Elena Desserich was diagnosed with brain cancer at 5 years old. She began to hide hundreds of little notes around the house — in sock drawers, backpacks and tucked between the books on the shelves — for her parents, Brooke and Keith, to find after she was gone. In “Notes Left Behind,” her parents share the journal entries they kept during her battle, as well as content from the notes left by Elena. An excerpt.
From Part 1: The beginning
Day 1—November 29
It began early. We called it “binner.” With her IV surgery scheduled for 7 a.m., the last time she could eat was 1 in the morning. So at midnight I woke her up to a breakfast/dinner of yogurt — except the nurse forgot to order yogurt before the kitchen closed and we ended up with a meal of pudding and applesauce instead. From 1 a.m. to dawn we talked about “Alice in Wonderland,” her new discovery of the TV remote and what she always wanted to do. And although I couldn’t always understand her words because of the tumor, I could usually understand her drawings.
First came a circle with squiggly lines. This was where she wanted to go — the only problem was that I did not know what she was telling me. After several tries and more than enough frustration on her part, I figured out that she was talking about the “little restaurant” — the chili parlor a mile from our house. With this her face lit up as she told me she wanted spaghetti and cheese. This was a remarkably simple request and we added it to the list. The next one was a bit harder: the Eiffel Tower. To this day, I still don’t know where she came up with this one. Regardless, this was the list and what we needed to accomplish. From there the list continued to the “street of dresses,” which I immediately recognized as a wedding dress district in our town, but I feigned ignorance. It was the same street I had deliberately driven down on the way home with the girls for the past five years, while telling them to pick out their dresses. Now she was asking me to take her to the same shops that I had always envisioned taking her to when she was engaged. Now I questioned if she would ever make it that far. Still, it went on the list.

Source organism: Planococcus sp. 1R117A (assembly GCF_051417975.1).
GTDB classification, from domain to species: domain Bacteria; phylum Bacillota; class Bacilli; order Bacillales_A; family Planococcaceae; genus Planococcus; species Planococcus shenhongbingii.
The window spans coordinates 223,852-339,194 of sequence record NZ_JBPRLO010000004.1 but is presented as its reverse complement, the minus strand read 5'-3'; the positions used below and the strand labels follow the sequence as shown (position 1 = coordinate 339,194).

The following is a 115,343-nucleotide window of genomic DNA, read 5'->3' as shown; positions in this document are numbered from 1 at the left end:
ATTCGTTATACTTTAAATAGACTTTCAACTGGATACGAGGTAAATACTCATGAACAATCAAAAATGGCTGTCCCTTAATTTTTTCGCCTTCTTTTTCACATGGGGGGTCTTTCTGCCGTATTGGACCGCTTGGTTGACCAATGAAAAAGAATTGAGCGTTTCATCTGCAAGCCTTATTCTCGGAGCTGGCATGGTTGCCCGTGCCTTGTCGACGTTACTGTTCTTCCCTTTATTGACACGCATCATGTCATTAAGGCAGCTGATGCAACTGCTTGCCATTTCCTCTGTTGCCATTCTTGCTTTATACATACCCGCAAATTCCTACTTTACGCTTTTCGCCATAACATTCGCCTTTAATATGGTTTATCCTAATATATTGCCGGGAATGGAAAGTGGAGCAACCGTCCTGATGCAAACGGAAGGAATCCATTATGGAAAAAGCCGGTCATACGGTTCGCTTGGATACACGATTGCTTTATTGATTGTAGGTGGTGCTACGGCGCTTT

As the night went on, we continued to talk. She wanted to talk and I wanted to listen. Sleep was not as important as it was three days ago. I watched her face illuminated by the lights on the heart monitor wondering if I would remember every detail: the softness of her cheeks, the dancing glow of her eyes, the innocence of her thoughts. But was it all a nightmare? Would I awake tomorrow and the tumor would simply be gone? Maybe this was just a lesson from life and by tomorrow the tumor would miraculously disappear. I could only hope.
That night, the doctors sent us home for rest, but after they told us that our daughter had only 135 days to live, sleep wasn’t in our plans. Still we smiled, wiped the tears from our eyes and tried to pretend that everything was all right. But it was Elena who had the best suggestion. Before leaving, she wanted to celebrate Christmas. So we took time to carefully find her precious Jesus and angel ornaments and hang them on the tree that the grandparents had hastily put up only minutes before. Ironic, because in previous years, I’d always insisted on not putting up the tree before December 15. Still, this year it couldn’t come soon enough. Brooke read the girls a book before bed. It was the longest book we could find.
Day 2—November 30
The trip to Memphis was a long one. Elena has been accepted into a program there, offering experimental brain stem treatments, so we booked the first flight out. God love Elena and her desire to be pretty. To protect her from sickness, we took all of the necessary precautions, from air scrubbing and cleaning the home to getting flu shots for the entire family. Lastly, we brought dust masks from the hospital to have Elena wear on the plane. She would have none of this. Of course, she did appreciate being wheeled around in a wheelchair like a queen on a throne, but to wear a dust mask was just too much. After all, how would her fellow passengers feel about her looks? After much prompting and prodding, we both ended up wearing masks. She said I looked silly.
Airline clearance was another issue. With Elena and her drugs, it took a good hour to get through security. It took another hour to get Mom past all the gift shops. Whatever Elena wanted, she got, as Mom caved and bought her a new Beanie Baby and ice cream. If we had passed any more gift shops through the terminal, I’m certain we would have gone broke.
Two hours later we were in Memphis. There we were introduced to the new hospital and our new regimen. Contrary to previous conversations, the pace was fast as Elena received the attention she needed to give us a fighting chance. Before the evening was out, we had had four consultations lasting over one hour each, two X-rays, an orientation and a new home. She was exhausted and so was I. We ended the evening in the hotel room reading the get-well cards written by her classmates from kindergarten. She crawled into bed clutching the cards beneath the covers. I’m still trying to figure out how to get them away from her before she falls asleep. So far, so good. Two days into our time and we’ve met all the right people. We’ve even taken care of two of Elena’s wishes — to put up the Christmas tree and go to the airport.
Day 3—December 1